JOHN CAGE: “The Works for Percussion 4 – Music for Speaking Percussionist”, Blu-ray (2017)
Performer: Bonnie Whiting, percussion
Produced by: Allen Otte
Label: Mode Records 296. Bluray. [5/12/17]
Run Time: 152 minutes
Video: 1.77:1 Color.
Audio: Dolby, NTSC, Stereo
Extras: Interview with Whiting and Otte, 73 minutes.
For the true ‘Cageophile’ only it seems.
There have been quite an array of releases on CD as well as video of the music and philosophies of the still controversial American composer and philosopher John Cage lately. I really think that the best and most absorbing of these are not those that feature performances only of his music and art. I think that if one wants to understand or become familiar with the music of John Cage, the way to go is to seek out one of the many documentaries about Cage that feature excerpts of his music. For example, there is a film of just that sort from 2012 on the Accentus label entitled “John Cage: A Journey in Sound” produced and written by Allen Miller that is quite good.
The reason I say this is the same as what I and others believe about the ‘essential’ John Cage and his place in music history—he was a true rebel and a very intelligent man who greatly influenced how a whole generation of composers and performers thought about music and about the nature of sound as art. The music itself is, generally, and typically very slow moving, sparse, ’Zen-like’ (of course) but more than a bit tedious for the average listener and concert goer.
I have many recordings, videos and even scores of Cage’s music; additionally, I performed some of it over the years (but not recently) I genuinely like his Etudes Australis for prepared piano; in fact all his works for prepared piano. I like some of his larger works such as the ballet/dance work The Seasons and I remain one of the few people I’ve ever spoken to who actually admired his American Bicentennial contribution, Renga with Apartment House 1776. Much of his huge output (well over one hundred pieces of varying scope and duration) is simply a unique but tough listen.
Percussionist Bonnie Whiting is clearly a talented performer and true devotee of Cage’s music as this generous and interesting video performance will show. Each of the works here does entail some very improvisatory percussion playing (as in all Cage, the scores to these works are notated precisely in places and are simply gestures and suggestions in others) Whiting’s performance like the works themselves is really not a percussion recital; expect no virtuosic display with these pieces (although I’m sure that Bonnie could more than handle anything in the “showy” percussion realm of contemporary music.)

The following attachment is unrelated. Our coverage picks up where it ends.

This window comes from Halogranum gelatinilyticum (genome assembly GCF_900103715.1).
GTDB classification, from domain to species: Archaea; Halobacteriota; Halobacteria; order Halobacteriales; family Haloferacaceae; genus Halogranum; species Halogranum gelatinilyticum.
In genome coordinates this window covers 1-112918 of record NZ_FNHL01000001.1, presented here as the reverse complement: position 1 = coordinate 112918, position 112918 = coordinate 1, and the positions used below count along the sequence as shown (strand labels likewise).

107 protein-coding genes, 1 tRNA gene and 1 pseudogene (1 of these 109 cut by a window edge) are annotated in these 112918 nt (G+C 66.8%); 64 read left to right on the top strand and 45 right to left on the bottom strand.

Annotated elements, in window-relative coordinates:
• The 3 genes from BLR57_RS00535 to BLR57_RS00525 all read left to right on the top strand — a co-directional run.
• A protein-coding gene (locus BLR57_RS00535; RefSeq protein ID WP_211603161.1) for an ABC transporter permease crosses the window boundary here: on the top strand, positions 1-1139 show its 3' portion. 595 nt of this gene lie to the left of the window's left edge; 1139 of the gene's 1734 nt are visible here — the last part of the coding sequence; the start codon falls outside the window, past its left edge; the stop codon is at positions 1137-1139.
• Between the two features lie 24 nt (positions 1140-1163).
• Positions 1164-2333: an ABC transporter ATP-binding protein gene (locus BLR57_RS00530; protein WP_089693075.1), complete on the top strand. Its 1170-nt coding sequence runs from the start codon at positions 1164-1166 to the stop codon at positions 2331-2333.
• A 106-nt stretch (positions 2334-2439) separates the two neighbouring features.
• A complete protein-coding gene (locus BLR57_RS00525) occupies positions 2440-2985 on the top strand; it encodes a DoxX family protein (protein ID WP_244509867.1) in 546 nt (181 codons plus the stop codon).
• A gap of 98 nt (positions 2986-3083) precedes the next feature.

If you do not know Cage’s music well, you will find this video interesting at best, but perhaps tedious at worst. One may even find little to no aural difference in the pieces herein. For me, I rather enjoyed the mammoth 51’15.657” for speaking percussionist although just over fifty-one minutes is a bit much even for someone like me who is very familiar with the Cage oeuvre. By the way, the “51 and 15.657” of the title is also the specified duration but Cage did this a lot. He had a weird but infectious sense of humor and—for him—performers who try to end their improvisations at exactly the ‘.657’ seconds are missing the point. The ‘texts’ to these works are generally in the score and are often acrostics, which Cage was very fond of (inspired often by James Joyce.)
The how and why John Cage wrote these works and virtually everything he did is more often than not more interesting than sitting through one of his very long, amorphous and free-flowing performances. Whiting’s performances are genuine and clearly dedicated and the interview with Allen Otte is quite interesting. So, I can’t honestly say that this release should be one’s first introduction to the life and work of John Cage because I really do not think it exists as such. For the true Cage devotee, though, or someone who likes having good quality examples of his art this collection is quite a worthy addition.